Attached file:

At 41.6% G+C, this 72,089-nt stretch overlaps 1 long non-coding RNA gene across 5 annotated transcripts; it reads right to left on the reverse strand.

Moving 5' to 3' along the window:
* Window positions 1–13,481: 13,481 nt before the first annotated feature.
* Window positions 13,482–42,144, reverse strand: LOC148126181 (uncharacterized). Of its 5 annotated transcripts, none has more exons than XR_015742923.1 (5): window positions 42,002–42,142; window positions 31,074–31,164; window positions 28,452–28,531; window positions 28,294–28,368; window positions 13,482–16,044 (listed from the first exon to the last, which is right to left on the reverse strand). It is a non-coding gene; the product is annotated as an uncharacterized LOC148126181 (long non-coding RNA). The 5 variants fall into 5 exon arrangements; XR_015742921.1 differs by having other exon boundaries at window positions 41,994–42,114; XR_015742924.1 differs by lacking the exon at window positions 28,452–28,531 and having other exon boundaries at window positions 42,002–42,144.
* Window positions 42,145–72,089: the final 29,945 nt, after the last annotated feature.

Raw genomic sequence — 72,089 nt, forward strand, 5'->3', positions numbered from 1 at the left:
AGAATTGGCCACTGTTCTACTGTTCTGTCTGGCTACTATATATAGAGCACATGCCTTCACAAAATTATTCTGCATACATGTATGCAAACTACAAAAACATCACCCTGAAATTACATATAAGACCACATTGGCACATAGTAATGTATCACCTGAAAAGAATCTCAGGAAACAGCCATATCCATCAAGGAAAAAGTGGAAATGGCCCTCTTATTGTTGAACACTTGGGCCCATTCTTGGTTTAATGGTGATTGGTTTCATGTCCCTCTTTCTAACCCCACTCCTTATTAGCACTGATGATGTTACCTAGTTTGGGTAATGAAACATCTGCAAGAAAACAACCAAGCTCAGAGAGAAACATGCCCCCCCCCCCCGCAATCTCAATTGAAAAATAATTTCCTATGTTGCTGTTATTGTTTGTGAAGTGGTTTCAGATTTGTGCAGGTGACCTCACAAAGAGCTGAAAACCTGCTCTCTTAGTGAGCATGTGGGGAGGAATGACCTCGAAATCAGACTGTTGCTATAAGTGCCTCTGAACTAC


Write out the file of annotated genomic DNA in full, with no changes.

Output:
At 41.6% G+C, this 72,089-nt stretch overlaps 1 long non-coding RNA gene across 5 annotated transcripts; it reads right to left on the reverse strand.

Moving 5' to 3' along the window:
* Window positions 1–13,481: 13,481 nt before the first annotated feature.
* Window positions 13,482–42,144, reverse strand: LOC148126181 (uncharacterized). Of its 5 annotated transcripts, none has more exons than XR_015742923.1 (5): window positions 42,002–42,142; window positions 31,074–31,164; window positions 28,452–28,531; window positions 28,294–28,368; window positions 13,482–16,044 (listed from the first exon to the last, which is right to left on the reverse strand). It is a non-coding gene; the product is annotated as an uncharacterized LOC148126181 (long non-coding RNA). The 5 variants fall into 5 exon arrangements; XR_015742921.1 differs by having other exon boundaries at window positions 41,994–42,114; XR_015742924.1 differs by lacking the exon at window positions 28,452–28,531 and having other exon boundaries at window positions 42,002–42,144.
* Window positions 42,145–72,089: the final 29,945 nt, after the last annotated feature.

Raw genomic sequence — 72,089 nt, forward strand, 5'->3', positions numbered from 1 at the left:
AGAATTGGCCACTGTTCTACTGTTCTGTCTGGCTACTATATATAGAGCACATGCCTTCACAAAATTATTCTGCATACATGTATGCAAACTACAAAAACATCACCCTGAAATTACATATAAGACCACATTGGCACATAGTAATGTATCACCTGAAAAGAATCTCAGGAAACAGCCATATCCATCAAGGAAAAAGTGGAAATGGCCCTCTTATTGTTGAACACTTGGGCCCATTCTTGGTTTAATGGTGATTGGTTTCATGTCCCTCTTTCTAACCCCACTCCTTATTAGCACTGATGATGTTACCTAGTTTGGGTAATGAAACATCTGCAAGAAAACAACCAAGCTCAGAGAGAAACATGCCCCCCCCCCCCGCAATCTCAATTGAAAAATAATTTCCTATGTTGCTGTTATTGTTTGTGAAGTGGTTTCAGATTTGTGCAGGTGACCTCACAAAGAGCTGAAAACCTGCTCTCTTAGTGAGCATGTGGGGAGGAATGACCTCGAAATCAGACTGTTGCTATAAGTGCCTCTGAACTAC